The development corporation's chairman, Roberts Vaux, responded that would cause a "humongous problem," because the corporation would lose half of the projected revenue to pay back its $1.8 million loan from Santee Cooper.

Vaux said he did not know if he had presented the document concerning the school district's tax revenue to the school board during the corporation's presentation in April. But he did not think he needed to, he added, because the agreement is between the county, the town and the corporation -- and not the school district.

The agreement was written in a way so the school district would not be a party to it and not be required to participate, council chairman Paul Sommerville said.

"If the school district on their own accord wants to negotiate a deal with Buckwalter folks and give up some of their taxes," he said, "that is not our place to take an issue with that."

School board chairman Bill Evans said he still believes the Buckwalter project is a good investment. He said the school district's shrinking property-tax revenue stream has forced it to get involved in trying to expand the tax base. Helping to bring in industry will make that happen, he said.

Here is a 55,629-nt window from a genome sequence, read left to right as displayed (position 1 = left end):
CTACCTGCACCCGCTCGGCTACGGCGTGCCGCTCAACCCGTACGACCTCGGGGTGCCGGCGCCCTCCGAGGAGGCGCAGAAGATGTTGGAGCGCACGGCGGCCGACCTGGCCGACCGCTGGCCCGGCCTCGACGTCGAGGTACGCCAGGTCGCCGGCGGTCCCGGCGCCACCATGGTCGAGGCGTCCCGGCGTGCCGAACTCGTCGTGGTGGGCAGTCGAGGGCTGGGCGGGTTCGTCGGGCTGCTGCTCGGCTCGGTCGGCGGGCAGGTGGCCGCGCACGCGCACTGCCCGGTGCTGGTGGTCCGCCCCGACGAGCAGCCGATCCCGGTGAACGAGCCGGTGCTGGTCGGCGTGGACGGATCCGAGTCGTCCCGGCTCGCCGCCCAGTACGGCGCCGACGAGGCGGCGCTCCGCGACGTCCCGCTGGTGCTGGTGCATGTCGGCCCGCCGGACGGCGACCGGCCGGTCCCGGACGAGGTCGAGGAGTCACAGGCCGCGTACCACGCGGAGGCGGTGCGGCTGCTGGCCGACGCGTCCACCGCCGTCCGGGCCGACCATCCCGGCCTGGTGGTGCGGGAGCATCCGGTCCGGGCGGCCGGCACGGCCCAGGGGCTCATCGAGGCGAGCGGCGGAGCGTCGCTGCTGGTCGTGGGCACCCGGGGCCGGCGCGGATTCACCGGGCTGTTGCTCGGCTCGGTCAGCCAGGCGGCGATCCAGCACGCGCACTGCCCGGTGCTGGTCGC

But he also said he knows the board is strongly divided on whether the district should be involved in economic development. To address the issue, the board's Finance Committee will look at crafting a policy to determine when the district would participate in such projects, he said.

Board members who oppose the Buckwalter Place deal -- such as Beckert, JoAnn Orischak and Geri Kinton -- and Councilman Stewart think the school district can better help with economic development in a different way.

"I think the school district has a vested interest in seeing economic development be successful," Stewart said. "But they should not be using their resources for the financial backing, but spending them to create a ready and quality workforce for the jobs and industry we are trying to bring in."

Follow reporter Sarah Bowman at twitter.com/IPBG_Sarah.